Valentine's Day poly stories, continued
Here's more of what the world just said about us in the last few days. This coverage makes me proud to wear the poly label. Click the titles for full articles.
● The online women's magazine YourTango published 12 Principles Of Polyamory That Benefit Monogamous Marriages, Too. It's undated but apparently they put it up a few days ago for Valentine's. The original appeared on the author's website Dec. 14, 2014.
12 Principles Of Polyamory That Benefit Monogamous Marriages, Too
I believe that understanding how relationships work is key to being happy in them, whether we’re talking about friendships, family relationships, monogamous relationships, non-monogamous relationships, or something else entirely.
A friend recently shared The 12 Pillars of Polyamory (by Kenneth R. Haslam, MD) with me, and I thought, gosh, these ideas are just too good to keep to myself. No matter what kind of relationship(s) you’re in, you will benefit from pondering these principles and figuring out how they apply to your life. I’ll list each of the 12 pillars with some of my own commentary, focusing on making them applicable for everyone....
[Each topic gets a paragraph or two:]
5. Gender Equality
7. Open Communication
10. Accepting of Self Determination
11. Sex Positive
Whew – did you make it through the whole list? What did you think? Are there relationships out there where, say, transparency and consent aren’t important to include? I know I’m a fan of relationship strategies that span relationship types, but maybe this approach doesn’t work for everyone. In that case, I challenge you to come up with counterexamples!
Dr. Jeana Jorgensen is a sex educator, scholar, and writer with a passion for relationship communication, narrative models of gender and sexuality, and alternative sexuality communities like non-monogamy and kink/BDSM.
This article was originally published at http://www.doctorjeana.com. Reprinted with permission.
● GBtimes is a global Chinese media network based in Beijing. Published and broadcast in at least 12 languages, it's designed to promote China's international image. Yesterday its English news site, at least, saw fit to cover polyamory approvingly. The article profiles Robyn Trask, director of Loving More, which is putting on next weekend's Poly Living conference in Philadelphia. We couldn't ask for a better spokesperson (regardless of the medium).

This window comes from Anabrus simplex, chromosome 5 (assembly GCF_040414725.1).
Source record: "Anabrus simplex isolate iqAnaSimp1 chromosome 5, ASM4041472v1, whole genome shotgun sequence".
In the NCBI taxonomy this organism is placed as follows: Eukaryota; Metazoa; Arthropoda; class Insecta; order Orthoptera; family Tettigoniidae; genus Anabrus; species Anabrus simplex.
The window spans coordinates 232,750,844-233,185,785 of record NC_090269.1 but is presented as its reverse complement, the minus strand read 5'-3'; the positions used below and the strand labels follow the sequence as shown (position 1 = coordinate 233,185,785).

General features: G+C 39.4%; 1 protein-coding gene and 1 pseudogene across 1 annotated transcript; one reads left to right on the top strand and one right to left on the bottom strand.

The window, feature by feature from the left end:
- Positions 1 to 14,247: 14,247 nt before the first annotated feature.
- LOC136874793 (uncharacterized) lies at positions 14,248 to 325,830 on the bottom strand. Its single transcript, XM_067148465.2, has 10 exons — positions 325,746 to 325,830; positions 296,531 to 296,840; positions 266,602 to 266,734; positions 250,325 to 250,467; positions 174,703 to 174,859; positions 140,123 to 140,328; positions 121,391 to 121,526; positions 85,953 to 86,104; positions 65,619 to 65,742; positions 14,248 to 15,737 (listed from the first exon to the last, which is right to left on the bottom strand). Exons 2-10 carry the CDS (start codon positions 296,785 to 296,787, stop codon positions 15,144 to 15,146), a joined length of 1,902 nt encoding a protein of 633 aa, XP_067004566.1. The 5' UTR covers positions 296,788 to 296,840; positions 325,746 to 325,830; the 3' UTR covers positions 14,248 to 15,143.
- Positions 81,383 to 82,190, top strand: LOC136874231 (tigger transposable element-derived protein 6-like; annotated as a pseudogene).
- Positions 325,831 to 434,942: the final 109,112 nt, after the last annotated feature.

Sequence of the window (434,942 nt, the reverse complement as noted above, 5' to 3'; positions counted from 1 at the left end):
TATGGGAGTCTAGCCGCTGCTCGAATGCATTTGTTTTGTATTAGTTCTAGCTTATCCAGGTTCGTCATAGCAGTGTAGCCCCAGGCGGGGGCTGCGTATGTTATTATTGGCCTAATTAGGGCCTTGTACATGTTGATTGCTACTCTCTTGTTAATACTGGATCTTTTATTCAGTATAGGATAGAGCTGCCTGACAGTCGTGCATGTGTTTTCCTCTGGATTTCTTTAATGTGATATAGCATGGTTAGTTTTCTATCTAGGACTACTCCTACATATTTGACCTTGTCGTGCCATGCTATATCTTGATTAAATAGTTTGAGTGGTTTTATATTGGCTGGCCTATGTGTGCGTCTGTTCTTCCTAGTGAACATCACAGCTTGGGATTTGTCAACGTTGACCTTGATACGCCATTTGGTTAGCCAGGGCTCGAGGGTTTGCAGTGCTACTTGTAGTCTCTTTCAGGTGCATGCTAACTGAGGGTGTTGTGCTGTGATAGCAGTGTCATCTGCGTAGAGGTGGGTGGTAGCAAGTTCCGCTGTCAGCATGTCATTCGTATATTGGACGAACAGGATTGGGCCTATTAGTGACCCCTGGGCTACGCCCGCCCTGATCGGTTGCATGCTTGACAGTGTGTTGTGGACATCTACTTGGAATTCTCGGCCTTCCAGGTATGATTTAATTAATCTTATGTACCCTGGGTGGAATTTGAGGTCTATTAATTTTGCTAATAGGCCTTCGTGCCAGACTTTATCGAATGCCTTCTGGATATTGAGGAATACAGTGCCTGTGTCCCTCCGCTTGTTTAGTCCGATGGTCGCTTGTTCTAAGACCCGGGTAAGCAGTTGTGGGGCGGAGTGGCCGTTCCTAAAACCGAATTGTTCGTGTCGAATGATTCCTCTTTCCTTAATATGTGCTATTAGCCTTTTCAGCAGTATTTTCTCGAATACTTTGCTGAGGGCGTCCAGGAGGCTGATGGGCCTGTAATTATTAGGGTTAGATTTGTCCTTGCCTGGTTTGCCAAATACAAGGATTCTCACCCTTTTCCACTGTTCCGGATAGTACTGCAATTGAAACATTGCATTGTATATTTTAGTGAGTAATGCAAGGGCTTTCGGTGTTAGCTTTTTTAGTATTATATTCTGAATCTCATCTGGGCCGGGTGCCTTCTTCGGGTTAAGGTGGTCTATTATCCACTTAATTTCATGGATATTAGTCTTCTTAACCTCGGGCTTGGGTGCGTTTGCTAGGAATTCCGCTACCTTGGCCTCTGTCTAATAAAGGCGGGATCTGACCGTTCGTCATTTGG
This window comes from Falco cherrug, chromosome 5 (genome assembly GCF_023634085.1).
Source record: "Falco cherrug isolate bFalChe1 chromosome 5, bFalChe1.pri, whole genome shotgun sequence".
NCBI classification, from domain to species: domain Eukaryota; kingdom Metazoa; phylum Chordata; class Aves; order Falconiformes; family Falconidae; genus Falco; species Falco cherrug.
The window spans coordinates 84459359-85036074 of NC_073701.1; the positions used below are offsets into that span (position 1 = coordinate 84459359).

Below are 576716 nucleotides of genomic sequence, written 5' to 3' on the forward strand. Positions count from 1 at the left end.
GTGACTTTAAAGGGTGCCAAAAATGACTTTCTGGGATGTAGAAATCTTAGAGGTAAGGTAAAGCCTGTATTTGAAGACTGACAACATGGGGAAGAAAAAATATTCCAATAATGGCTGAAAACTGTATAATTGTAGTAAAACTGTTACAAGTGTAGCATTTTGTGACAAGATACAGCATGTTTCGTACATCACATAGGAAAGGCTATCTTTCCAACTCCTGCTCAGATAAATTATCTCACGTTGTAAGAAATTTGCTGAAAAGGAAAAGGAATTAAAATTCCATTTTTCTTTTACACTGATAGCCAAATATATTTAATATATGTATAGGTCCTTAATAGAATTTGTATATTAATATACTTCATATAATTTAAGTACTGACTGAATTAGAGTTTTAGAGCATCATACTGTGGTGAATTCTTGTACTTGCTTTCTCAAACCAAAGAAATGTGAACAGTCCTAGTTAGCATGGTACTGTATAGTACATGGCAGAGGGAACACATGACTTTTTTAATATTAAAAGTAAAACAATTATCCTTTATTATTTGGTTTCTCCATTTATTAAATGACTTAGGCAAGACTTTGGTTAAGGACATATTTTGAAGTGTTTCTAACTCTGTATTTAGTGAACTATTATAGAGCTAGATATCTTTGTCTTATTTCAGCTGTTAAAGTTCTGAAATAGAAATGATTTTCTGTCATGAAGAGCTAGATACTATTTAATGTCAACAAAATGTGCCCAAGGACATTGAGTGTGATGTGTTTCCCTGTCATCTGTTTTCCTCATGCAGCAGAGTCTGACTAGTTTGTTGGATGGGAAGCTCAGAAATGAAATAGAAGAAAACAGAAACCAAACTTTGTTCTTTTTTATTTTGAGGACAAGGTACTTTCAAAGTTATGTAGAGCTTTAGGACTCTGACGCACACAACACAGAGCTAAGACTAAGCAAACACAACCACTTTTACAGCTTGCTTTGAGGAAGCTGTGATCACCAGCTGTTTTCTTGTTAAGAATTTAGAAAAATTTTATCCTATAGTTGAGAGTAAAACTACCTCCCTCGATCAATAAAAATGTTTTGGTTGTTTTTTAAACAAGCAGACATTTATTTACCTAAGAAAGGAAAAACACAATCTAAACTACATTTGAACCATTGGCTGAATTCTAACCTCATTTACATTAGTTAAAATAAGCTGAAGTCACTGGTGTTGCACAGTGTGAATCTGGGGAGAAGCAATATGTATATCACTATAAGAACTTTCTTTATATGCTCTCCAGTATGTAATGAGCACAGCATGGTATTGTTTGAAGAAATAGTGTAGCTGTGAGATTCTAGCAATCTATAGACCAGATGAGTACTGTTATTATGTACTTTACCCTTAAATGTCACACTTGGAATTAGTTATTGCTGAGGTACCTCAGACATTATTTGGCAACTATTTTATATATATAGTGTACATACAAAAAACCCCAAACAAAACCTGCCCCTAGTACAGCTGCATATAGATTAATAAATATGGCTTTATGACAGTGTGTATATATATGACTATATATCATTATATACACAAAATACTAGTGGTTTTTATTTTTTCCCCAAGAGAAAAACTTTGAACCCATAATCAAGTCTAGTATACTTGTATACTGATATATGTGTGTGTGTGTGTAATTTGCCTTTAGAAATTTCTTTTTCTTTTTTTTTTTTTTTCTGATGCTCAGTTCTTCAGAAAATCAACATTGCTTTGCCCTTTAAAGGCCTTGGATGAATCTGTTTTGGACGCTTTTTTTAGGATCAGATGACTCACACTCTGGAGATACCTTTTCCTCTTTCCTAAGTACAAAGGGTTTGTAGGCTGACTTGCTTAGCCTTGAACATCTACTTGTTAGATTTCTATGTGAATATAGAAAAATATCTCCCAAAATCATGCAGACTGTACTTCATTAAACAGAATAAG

Love: The more the merrier? (Feb. 13, 2015).
By Sara Steensig
...But what if we have got it all wrong? What if serial monogamy, despite being the norm in many societies, is nothing to strive for? What if we could be with whoever we wanted without leaving a trail of hurt feelings?
Robyn Trask with her husband, Jesus, on the right and
her "sweetie", Ben, on the left. (Photo: Robyn Trask)
Having loving relationships with more than one person simultaneously is not only possible, but for some it has turned out to be the only good solution. That is the case for Robyn Trask, executive director for Loving More Nonprofit. The organization raises awareness of polyamory, or “consensual non-monogamous relationships,” as she defines the term in short.
...Trask herself is polyamorous: she shares a home in Loveland, Colorado, with her husband, who she has known for 10 years. Her other partner, who she has known for 12 years, lives in New York with his partner of 30 years. “And he has other partners, she has other partners, and my husband has other partners,” she explains with a laugh. “I have these incredibly intimate wonderful loving relationships, and I just happen to have them with more than one person. That doesn’t lessen the depth of those relationships.”
Thought she’d be alone forever
Honesty is the common factor in all of Trask’s romances. She and her husband introduce each other to new dates, and many metamours – as polyamorous people often call their partners’ partners – have become friends of the family.
“My sweetie who lives in New York, Ben, is friends with my husband. And in fact, when we had our wedding ceremony, one of the most important things was that Ben and his partner could be there for us and that they were part of that ceremony,” Trask explains.
...It was not, however, until the age of 35 that Trask discovered Loving More. Here, she found a community of people similar to her, and she learned that there was a word for openly loving more than one person: polyamory.
Poly people get jealous too
The idea of sharing your intimate partner with others has the potential to make even the most reasonable and open person jealous, and polyamorous people are not automatically free of the green-eyed monster. “Some people think that if you are polyamorous, you're not jealous. And that’s not the case. A few people aren’t, and I personally envy those people,” Trask reveals.
Trust and honesty, love and understanding, respect and commitment are positive features in any type of relationship, and in a polyamorous relationship, they are crucial, says Trask. “There is a need to really be self-reflecting, to be willing to deal with your emotions and take responsibility for them. You have to grow up a little bit, and that can be challenging.